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Advancing pediatric palliative care in a low-middle income country: an implementation study, a challenging but not impossible task

Abstract

Background

The disparities in access to pediatric palliative care and pain management in Latin America remains an unaddressed global health issue. Efforts to improve the development of Palliative Care (PC) provision have traditionally targeted services for adults, leaving the pediatric population unaddressed. Examples of such services are scarce and should be portrayed in scientific literature to inform decision-makers and service providers on models of care available to tackle the burden of Pediatric Palliative Care (PPC) in Low-and middle-income countries (LMIC). The purpose of this study is to describe the implementation of a pediatric palliative care program, “Taking Care of You” (TCY), in a tertiary care, university hospital in Cali, Colombia.

Methods

A program’s database was built with children between 0 to 18 years old and their families, from year 2017 to 2019. Descriptive analysis was carried out to evaluate the impact of the program and service delivery. A theory-based method was directed to describe the PPC program, according to the implementation of self-designed taxonomy, mapping theoretical levels and domains. Clinical outcomes in patients were included in the analysis.

Results

Since 2017 the program has provided PPC services to 1.965 children. Most of them had an oncologic diagnosis and were referred from hospitalization services (53%). The number of ambulatory patients increased by 80% every trimester between 2017 and 2018. A 50% increase was reported in hospitalization, emergency, and intensive care units during the same time period.

Conclusions

The program addressed a gap in the provision of PPC to children in Cali. It shows effective strategies used to implement a PPC program and how the referral times, coordination of care, communication with other hospital services were improved while providing compassionate/holistic care to children with life-limiting and threatening diseases and in end-of-life. The implementation of this program has required the onset of specific strategies and arrangements to promote awareness and education proving it a hard task, yet not impossible.

Peer Review reports

Background

The prevalence of complex life-threatening diseases in children has increased significantly worldwide [1, 2]. In the United Kingdom, the prevalence of limiting and life-threatening diseases increased from 12 per 10,000 population in 2003 to 16 per 10,000 by 2007 [3, 4]. The prevalence of these diseases in Latin America is still to be determined since there is still a lack of information. The World Health Organization (WHO) stated that such conditions could benefit from the palliative care (PC) approach [5]. In this light, the burden of these diseases and thus the need for PC becomes a growing necessity for healthcare systems worldwide and a moral imperative [6].

A recent regional study assessing the development of pediatric palliative care (PPC) in Europe estimated that approximately 150,000 children need PPC every year [7]. The region offers a total of 680 services to address the need, of which 133 are hospices, 385 are home-care services and 162 are hospital services [7]. The statistics about PC need are expected to be larger in Latin America due to the health inequalities that the region faces. The Lancet Commission on Palliative Care reported an unaddressed lack of access to PC and pain relief worldwide which mainly affects low- and middle-income countries (LMICs) where the provision for PPC and pain relief are estimated to be neglected [8]. A systematic review reported that 66.7% of the countries in South America did not have any PPC activity until 2011, when the first integrated PPC service was documented [9]. The field of PC has continued to develop and become an active area of research and advocacy. Even though a new definition of the concept is available, the generalized provision of healthcare in Latin America has focused on improving access to specialized adult services [10]. This results in an untrained health workforce in the field of pediatrics and a lack of PPC services to address the current need [11].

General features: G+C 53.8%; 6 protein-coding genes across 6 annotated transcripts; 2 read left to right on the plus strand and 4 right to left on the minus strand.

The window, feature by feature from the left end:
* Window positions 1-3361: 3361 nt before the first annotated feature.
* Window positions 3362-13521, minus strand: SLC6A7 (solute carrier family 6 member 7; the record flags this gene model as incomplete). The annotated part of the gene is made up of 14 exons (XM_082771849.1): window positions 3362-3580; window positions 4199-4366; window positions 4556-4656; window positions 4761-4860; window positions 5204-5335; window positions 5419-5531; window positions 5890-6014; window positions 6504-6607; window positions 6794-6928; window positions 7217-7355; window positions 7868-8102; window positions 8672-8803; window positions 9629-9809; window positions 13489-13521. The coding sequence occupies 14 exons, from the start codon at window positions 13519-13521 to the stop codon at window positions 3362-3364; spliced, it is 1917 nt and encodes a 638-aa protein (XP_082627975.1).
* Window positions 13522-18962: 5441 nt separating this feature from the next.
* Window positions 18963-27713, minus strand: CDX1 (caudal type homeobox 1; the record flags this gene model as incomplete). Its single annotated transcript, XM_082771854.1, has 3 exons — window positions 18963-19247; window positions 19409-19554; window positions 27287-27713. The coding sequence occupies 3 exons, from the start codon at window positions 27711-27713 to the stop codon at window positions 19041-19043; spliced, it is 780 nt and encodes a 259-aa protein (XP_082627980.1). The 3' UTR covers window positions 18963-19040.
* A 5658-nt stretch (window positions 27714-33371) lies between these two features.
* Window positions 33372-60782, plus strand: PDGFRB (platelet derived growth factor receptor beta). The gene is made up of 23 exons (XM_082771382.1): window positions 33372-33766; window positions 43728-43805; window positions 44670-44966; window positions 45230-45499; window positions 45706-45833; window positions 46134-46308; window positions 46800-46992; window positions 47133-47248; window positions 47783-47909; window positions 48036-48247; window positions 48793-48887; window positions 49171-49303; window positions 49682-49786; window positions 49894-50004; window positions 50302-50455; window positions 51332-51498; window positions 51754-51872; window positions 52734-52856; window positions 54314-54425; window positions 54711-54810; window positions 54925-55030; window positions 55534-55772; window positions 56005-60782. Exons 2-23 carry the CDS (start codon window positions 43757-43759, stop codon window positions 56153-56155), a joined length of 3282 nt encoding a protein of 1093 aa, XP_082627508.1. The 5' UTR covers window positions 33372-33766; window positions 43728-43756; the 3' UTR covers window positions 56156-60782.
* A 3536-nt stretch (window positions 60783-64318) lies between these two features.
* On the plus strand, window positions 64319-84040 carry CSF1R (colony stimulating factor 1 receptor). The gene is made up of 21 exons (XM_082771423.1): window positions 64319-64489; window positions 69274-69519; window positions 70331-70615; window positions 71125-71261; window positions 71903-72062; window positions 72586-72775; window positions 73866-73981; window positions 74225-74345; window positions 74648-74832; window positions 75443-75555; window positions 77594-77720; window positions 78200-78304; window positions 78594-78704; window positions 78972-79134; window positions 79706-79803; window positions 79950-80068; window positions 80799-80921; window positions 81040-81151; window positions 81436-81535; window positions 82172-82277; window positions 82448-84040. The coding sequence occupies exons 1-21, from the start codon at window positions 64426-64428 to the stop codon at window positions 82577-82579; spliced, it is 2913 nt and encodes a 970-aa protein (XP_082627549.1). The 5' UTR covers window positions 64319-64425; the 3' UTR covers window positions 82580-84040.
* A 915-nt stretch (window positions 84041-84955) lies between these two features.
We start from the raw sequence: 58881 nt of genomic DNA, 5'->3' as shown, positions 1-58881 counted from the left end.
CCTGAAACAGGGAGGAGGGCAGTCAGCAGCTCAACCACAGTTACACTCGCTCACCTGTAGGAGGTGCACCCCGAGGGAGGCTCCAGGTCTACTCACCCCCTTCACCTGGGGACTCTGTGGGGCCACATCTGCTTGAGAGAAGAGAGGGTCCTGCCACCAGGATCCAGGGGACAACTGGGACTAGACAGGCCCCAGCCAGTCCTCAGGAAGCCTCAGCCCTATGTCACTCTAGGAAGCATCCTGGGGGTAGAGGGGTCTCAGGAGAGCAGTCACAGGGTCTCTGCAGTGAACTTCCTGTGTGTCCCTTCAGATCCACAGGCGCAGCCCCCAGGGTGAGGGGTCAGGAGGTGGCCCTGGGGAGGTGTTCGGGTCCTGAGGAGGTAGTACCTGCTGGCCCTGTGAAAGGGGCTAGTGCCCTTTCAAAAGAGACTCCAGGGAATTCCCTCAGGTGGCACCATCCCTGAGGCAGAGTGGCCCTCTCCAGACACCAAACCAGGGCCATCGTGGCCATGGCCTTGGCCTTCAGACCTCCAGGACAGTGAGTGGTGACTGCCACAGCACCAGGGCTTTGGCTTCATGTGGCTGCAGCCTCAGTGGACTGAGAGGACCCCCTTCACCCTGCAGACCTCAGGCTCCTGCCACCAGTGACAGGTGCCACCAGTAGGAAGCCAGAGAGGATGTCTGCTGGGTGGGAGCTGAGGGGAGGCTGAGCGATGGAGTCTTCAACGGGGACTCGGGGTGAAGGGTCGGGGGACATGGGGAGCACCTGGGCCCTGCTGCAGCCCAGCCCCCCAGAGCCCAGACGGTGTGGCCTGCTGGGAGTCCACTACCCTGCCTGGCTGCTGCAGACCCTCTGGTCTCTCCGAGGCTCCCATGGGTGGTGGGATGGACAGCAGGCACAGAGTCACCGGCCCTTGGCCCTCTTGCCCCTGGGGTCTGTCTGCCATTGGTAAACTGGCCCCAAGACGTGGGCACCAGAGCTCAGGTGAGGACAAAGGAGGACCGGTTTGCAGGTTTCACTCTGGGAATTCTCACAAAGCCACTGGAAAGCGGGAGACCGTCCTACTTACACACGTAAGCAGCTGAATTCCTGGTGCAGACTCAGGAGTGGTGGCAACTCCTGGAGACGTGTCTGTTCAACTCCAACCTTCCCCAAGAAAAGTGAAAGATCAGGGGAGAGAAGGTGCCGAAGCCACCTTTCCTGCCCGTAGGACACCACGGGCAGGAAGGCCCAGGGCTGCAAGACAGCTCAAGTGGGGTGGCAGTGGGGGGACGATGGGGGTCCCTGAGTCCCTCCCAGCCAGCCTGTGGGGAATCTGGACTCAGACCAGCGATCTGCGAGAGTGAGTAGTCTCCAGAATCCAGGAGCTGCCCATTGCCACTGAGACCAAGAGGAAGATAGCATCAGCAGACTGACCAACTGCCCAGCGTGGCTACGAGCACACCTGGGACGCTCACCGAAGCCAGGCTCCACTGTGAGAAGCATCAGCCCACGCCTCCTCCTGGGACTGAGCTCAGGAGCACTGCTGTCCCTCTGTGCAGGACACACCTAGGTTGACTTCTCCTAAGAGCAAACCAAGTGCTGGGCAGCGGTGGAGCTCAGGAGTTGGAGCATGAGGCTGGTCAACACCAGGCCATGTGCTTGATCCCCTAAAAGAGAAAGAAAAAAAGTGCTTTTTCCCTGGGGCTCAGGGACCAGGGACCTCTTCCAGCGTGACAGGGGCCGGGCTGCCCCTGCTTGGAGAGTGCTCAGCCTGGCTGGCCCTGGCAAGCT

The 2012 Atlas of Palliative Care in Latin America reported Colombia as having four hospice-type residencies, only one second-level service, and 13 tertiary care units that serve both adults and children [12]. There are still no available data regarding the national need for PC; however, according to the Childhood Cancer Outcomes Surveillance System (VIGICANCER), the incident rate of pediatric cancer from 1977 to 2011 is comparable with affluent countries [13].

To date, national PC services are estimated to have grown almost 500% in the past 5 years. However, developing PPC in Colombia requires overcoming even greater barriers than for adults, mainly due to the absence of PC academic training programs for pediatricians and the lack of related educational objectives for other healthcare professionals [9, 14].

In light of the pressing need to promote PPC in Latin America and considering the characteristics of PPC in Colombia based on the recommendations from the American Academy of Pediatrics (AAP), the Institute of Medicine (IoM), and the International Meeting for Palliative Care in Children’s Trento (IMPaCCT) for the introduction of PPC teams [12, 15, 16], the objective of this paper is to report the process of implementing the PPC program “Taking Care of You” (TCY) in the city of Cali in Colombia. As with other LMIC health inequalities and a lack of scientific literature on the subject, Cali represents a context where promoting PPC might seem to be an impossible task. This article reflects on the strategies attempted for developing a multidisciplinary program that could provide coordinated care and symptom management to children with life-threatening and limiting conditions, geared toward reducing suffering and improving patients and families’ quality of life.